January 2023: Eddie Bartnik and Tim Stainton, independent reviewers, release an update on their work towards a systemic human rights remedy to end the discrimination against persons with disabilities as found by the Nova Scotia Court of Appeal.
CBC: Winnipeg woman who chose to die with medical assistance said struggle for home care help led to decision
“‘It was not a genetic disease that took me out, it was a system,’ wrote Sathya Dhara Kovac, who had ALS” (photo: Submitted by Janine LeGal)
Take part in a community forum with international experts Eddie Bartnik and Tim Stainton. The forum is your opportunity to contribute to meaningful change in how people with disabilities are supported to live and thrive in their communities.
Nova Scotia does not have a precise timeline for phasing out large institutional housing for people with disabilities, the deputy minister of the Department of Community Services told a legislature hearing Tuesday. (Jean Laroche/CBC)
In this stream of consciousness performance advocate Victoria Levack attempts to fill in the gaps and highlight the intersections between homelessness, the “Justice”system and ableism, or as she calls it the great circle of crap. With script assistance from Megan Linton and Alex Hall, TW: SA, suicide, Government violence and strong language 16+ audiences only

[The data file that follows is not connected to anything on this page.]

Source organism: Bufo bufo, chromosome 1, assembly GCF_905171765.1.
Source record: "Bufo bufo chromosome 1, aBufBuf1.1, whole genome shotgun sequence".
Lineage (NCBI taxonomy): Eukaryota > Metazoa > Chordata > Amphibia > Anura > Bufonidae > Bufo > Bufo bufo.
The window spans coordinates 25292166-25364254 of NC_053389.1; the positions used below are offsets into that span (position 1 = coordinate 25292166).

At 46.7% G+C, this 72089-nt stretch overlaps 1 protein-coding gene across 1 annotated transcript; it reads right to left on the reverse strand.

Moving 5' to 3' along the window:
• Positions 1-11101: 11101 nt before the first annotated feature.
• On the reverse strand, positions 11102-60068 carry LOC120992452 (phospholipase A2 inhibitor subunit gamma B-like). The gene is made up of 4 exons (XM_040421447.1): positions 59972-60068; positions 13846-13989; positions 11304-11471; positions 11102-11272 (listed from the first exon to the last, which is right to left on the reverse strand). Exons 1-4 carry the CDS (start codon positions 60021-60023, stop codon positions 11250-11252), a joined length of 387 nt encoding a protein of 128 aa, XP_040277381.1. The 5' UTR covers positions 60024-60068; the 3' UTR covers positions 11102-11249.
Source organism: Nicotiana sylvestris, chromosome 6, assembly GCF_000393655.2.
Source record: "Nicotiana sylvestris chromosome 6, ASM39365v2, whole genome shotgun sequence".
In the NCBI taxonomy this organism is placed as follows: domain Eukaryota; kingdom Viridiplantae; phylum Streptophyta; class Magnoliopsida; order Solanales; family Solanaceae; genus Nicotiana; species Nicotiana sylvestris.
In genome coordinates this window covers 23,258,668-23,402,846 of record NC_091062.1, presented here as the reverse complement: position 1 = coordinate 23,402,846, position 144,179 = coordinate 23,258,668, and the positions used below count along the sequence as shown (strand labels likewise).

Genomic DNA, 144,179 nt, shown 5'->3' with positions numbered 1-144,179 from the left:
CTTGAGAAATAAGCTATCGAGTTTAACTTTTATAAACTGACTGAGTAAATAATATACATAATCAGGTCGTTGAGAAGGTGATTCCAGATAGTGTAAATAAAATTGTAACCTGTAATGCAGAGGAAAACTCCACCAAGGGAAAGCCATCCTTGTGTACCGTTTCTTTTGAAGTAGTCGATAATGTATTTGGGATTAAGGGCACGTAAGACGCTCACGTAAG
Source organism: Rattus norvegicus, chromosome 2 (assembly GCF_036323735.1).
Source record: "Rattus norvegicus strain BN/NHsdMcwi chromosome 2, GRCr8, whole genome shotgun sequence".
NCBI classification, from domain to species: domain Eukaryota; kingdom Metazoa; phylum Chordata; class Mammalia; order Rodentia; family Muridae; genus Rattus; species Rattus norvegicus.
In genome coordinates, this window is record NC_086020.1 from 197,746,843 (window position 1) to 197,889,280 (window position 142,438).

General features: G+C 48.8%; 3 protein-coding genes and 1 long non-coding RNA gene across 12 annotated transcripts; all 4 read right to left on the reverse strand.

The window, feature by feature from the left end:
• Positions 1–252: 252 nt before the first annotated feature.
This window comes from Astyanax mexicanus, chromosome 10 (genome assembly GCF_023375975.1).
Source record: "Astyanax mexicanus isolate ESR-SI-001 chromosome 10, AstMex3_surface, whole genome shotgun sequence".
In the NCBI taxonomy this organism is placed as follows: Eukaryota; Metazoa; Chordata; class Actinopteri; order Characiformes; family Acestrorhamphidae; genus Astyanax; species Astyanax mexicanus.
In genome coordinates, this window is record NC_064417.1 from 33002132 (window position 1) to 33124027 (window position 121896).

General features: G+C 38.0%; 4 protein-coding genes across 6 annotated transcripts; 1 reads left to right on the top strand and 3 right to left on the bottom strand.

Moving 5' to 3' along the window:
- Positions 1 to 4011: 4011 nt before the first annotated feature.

On the eve of the anniversary of the all-party endorsement of the “Roadmap” on equality for persons with disabilities in Nova Scotia, the Disability Rights Coalition (DRC) applauds the Premier for his government’s decision to abandon any attempt to justify the systemic discrimination found by this Province’s highest Court in October of 2021 against persons with disabilities.
Nine months later, now that the Province has abandoned its bid to justify the discrimination, the next step is a collaborative process to craft an effective and meaningful remedy that fixes the discriminatory government system.
A lawyer representing a disability rights group in Nova Scotia says he’s relieved the province won’t try to exempt itself from a court ruling that concluded the province discriminated against people with disabilities who were seeking housing.
An independent human rights board of inquiry in the matter of Disability Rights Coalition of Nova Scotia, Beth MacLean, Sheila Livingstone and Joseph Delaney vs. the Province of Nova Scotia will continue Tuesday, July 12.
The board chair in this hearing is Donald Murray, who is independent of the Nova Scotia Human Rights Commission.
The hearing will begin at 9:30 a.m. at the Holiday Inn Express, 980 Parkland Dr., Halifax. The proceedings will be livestreamed on this webapge.
“There’s definitely light at the end of the tunnel but we’re just hoping that the tunnel is shorter than what we thought,” said Claire McNeil, a lawyer for the Disability Rights Coalition of Nova Scotia.
Vicky Levack was recently interviewed on the Todd Veinotte Show, CityNews 95.7 about the aims and current status of the court proceedings that the Disability Rights Coalition of Nova Scotia is involved in.